Development and History of English Stick Making
The craft of cutting a walking stick no doubt stretches back through time to when man first walked on two legs. At first simple tools, they would quickly have come to be carved and decorated. The known history of walking sticks however, begins much later in mid fifteenth century Europe when sticks have been found ornately carved with historical events. The term 'cane' was introduced in Britain during the reign of King Henry VIII to refer to sticks made of imported exotic woods. Today the word continues to refer to the use of exotic woods as well as to mean a stick with a simple taper and without a curved handle.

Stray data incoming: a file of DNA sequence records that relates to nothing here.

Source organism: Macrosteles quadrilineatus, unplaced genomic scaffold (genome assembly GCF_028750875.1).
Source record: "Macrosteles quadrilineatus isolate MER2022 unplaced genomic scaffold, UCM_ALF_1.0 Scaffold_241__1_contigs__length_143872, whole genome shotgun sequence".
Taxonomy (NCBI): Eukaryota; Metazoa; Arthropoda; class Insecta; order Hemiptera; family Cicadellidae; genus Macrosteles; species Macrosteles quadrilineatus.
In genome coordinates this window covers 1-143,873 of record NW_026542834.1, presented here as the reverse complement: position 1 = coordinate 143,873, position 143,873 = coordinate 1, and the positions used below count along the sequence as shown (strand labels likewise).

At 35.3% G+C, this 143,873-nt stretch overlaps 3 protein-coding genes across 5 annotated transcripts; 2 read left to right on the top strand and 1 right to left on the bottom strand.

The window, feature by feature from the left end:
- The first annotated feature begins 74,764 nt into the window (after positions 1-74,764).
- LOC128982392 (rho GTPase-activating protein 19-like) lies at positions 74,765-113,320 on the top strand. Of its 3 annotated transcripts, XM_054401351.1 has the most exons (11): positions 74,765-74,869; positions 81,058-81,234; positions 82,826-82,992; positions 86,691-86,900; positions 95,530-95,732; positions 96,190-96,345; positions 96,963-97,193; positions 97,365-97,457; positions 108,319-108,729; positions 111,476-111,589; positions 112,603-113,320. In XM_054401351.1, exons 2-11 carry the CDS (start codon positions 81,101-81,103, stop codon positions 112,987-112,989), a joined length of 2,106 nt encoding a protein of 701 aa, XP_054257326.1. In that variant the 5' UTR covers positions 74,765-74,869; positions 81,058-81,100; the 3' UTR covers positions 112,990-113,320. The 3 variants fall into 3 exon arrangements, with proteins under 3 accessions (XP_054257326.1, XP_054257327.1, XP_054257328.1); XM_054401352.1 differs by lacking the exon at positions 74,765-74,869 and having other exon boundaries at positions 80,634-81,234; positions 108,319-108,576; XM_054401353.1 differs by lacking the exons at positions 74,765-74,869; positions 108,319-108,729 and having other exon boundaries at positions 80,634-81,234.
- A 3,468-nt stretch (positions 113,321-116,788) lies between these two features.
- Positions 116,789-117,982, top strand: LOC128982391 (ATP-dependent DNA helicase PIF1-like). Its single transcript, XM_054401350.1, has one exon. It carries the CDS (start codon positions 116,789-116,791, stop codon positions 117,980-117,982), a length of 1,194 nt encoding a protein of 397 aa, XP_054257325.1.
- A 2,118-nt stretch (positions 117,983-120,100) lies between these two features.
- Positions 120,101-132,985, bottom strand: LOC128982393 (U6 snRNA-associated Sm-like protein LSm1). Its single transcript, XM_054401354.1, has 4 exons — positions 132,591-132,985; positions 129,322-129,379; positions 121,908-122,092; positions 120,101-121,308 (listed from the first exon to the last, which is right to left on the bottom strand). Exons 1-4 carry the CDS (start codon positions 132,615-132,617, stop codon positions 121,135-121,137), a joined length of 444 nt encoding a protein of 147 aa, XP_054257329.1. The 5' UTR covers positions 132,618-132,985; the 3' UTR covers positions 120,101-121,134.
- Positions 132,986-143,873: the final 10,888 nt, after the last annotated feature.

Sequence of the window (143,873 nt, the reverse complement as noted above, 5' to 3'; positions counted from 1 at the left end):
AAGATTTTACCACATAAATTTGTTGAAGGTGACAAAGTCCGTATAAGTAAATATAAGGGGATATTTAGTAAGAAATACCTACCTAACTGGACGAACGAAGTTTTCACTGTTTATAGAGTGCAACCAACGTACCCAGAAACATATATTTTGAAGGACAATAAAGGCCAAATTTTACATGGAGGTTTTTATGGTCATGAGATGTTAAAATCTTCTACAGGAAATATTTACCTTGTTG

Walking sticks have been made in numerous styles and from a wide range of woods including ash, chestnut, cherry, hazel, oak, orange, snakewood and rattan. The increase in leisure time and heightened appreciation of nature that has taken hold in recent years, has led to an ever growing demand for walking sticks. The crafts involved in their creation and embelishment are enjoying a revival leading to the formation of The British Stickmakers Guild in 1984.
Walking sticks have been made in the Stroud Valleys for over 150 years. At the turn of the century more sticks were manufactured here than in the rest of the world put together.